Mr. Truck 12-21-09
Batteries keep us rolling and give us conveniences in our trucks and horse trailers. But if you don’t maintain them, you’ll be stranded and surprised. I run a lot of toys from my eight 12-volt outlets in my truck from my cooler to my motion detector in the trailer. Diesel trucks use two 12-volt batteries for extra power to start a diesel engine. This also gives you reserve power going down the road. Living quarter horse trailers usually have two deep cell batteries that can be drawn down and last a long time. With four batteries between your truck and trailer, proper maintenance is as important as checking our truck’s oil level. There’s new technology that can do most of the work for you.
Sulfation builds up on battery plates naturally when chemicals in the battery acid discharge to the point where they crystallize and coat the lead plates. The more the plates are coated, the less charging they hold. High-frequency pulse technology works to actually reduce the buildup of sulfation on the battery plates. SolarPulse Industrial Solar Charging System is a product that reenergizes the sulfates, removes them from the lead plates back into the acid where they have a purpose in cycling. Sulfation of the lead plates is the largest cause of battery deterioration.
SolarPulse emits a DC current into the battery. The microprocessor charges the battery with one circuit and conditions the battery with another circuit low-voltage high-frequency pulse, continuously desulfating your batteries. SolarPulse keeps your batteries charged and conditions them for longer life -five-times longer according to SolarPulse from Premium Supply. And all with free power from its solar panel.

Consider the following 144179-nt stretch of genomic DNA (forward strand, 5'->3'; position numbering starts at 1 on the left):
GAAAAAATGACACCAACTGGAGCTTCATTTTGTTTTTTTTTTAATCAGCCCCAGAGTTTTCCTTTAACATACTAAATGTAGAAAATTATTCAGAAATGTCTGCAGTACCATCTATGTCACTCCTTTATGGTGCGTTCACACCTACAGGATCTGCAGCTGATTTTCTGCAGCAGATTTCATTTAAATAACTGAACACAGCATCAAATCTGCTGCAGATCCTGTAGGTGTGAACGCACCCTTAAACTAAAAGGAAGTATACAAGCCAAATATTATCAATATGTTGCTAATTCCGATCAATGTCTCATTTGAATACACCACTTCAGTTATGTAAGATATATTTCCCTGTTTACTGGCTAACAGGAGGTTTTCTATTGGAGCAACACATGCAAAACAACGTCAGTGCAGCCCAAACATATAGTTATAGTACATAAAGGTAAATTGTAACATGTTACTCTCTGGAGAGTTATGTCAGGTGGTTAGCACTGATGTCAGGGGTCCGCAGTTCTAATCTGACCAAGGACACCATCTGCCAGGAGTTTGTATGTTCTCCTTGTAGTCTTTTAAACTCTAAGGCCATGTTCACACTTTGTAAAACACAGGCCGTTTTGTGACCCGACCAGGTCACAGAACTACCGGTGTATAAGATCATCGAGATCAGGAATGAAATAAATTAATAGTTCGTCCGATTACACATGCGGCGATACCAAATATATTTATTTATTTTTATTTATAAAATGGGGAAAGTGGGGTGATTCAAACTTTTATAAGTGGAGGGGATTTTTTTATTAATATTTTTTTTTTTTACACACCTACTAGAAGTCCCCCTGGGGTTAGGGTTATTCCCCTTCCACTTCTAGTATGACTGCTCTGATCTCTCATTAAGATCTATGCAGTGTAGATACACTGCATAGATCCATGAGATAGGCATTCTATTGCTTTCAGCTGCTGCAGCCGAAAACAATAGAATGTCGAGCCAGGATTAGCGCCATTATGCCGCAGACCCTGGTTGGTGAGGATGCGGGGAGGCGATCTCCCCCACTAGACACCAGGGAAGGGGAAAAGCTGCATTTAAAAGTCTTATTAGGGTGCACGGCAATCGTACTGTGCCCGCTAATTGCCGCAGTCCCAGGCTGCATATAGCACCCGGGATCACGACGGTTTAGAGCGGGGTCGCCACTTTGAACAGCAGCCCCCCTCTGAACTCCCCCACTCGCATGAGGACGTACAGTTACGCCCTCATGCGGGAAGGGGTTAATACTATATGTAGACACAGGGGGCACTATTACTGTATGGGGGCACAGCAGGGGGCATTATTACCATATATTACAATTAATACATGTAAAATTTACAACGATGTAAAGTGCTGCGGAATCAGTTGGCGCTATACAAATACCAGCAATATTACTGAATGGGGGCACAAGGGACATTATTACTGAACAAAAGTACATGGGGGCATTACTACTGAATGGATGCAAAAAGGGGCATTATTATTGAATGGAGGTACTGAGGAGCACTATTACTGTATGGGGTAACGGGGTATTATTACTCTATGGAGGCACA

For my horse trailer I was trying to decide between solar and wind. Wind generation puts out more power but is noisy, more expensive and has to be set up each time. The 5-Watt SolarPulse I installed has a compact solar panel 8.8- by 8.7-inch which is flat on a piece of aluminum instead of framed like other panels I use. With eyelets on each corner, it’s easy to mount anywhere. It comes with 17 feet of cable, the microprocessor box is weatherproof and has a LED that flashes for low charge in cloudy weather and solid light for full charge.
Best of both worlds, charging and conditioning batteries for longer battery life. Trickle charging is better for batteries than a high charge you might do to prepare your trailer to use after it has set all winter.
SolarPulse solar panels, instead of glass, are protected with a clear polyurethane plastic coating. This I need, my trailer seams to run into tree branches and hail storms. Commercial grade single-crystalline silicon solar cells from SolarPulse are as good as it gets. Charging and conditioning batteries is ideal for LQ horse trailers and can come in handy with hydraulic dumper trailers, car trailers with winches and vehicles that sit for months at time. SolarPulse works with all battery types, wet cell, gel cell, AGM and dual battery setup like a LQ horse trailer uses.
In the last couple of decades, battery manufacturers came out with “maintenance free” batteries that supposedly don’t need water added. Well maybe not as often, but they still need water added from time to time; it’s just harder to take the cell caps off. Lead-acid batteries normally use up some of the water in their dilute sulfuric acid electrolyte during a normal charge-discharge cycle. If your battery stays charged, it won’t use much water, but if you over charge or run the battery down often, you will want to check the water level.